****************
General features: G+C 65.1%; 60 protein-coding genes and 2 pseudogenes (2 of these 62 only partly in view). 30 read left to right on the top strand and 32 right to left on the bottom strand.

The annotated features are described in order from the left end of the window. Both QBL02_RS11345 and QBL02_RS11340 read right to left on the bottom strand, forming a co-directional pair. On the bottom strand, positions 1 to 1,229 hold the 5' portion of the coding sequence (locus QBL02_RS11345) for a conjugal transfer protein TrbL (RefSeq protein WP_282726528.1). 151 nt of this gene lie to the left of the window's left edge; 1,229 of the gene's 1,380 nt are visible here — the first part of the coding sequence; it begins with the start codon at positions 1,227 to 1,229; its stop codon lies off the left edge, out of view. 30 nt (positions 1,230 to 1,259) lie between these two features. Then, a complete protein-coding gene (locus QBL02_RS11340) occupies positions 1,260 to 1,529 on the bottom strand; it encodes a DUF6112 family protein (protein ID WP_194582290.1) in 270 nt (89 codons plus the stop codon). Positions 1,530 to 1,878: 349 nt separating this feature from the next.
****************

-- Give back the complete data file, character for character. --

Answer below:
General features: G+C 65.1%; 60 protein-coding genes and 2 pseudogenes (2 of these 62 only partly in view). 30 read left to right on the top strand and 32 right to left on the bottom strand.

The annotated features are described in order from the left end of the window. Both QBL02_RS11345 and QBL02_RS11340 read right to left on the bottom strand, forming a co-directional pair. On the bottom strand, positions 1 to 1,229 hold the 5' portion of the coding sequence (locus QBL02_RS11345) for a conjugal transfer protein TrbL (RefSeq protein WP_282726528.1). 151 nt of this gene lie to the left of the window's left edge; 1,229 of the gene's 1,380 nt are visible here — the first part of the coding sequence; it begins with the start codon at positions 1,227 to 1,229; its stop codon lies off the left edge, out of view. 30 nt (positions 1,230 to 1,259) lie between these two features. Then, a complete protein-coding gene (locus QBL02_RS11340) occupies positions 1,260 to 1,529 on the bottom strand; it encodes a DUF6112 family protein (protein ID WP_194582290.1) in 270 nt (89 codons plus the stop codon). Positions 1,530 to 1,878: 349 nt separating this feature from the next.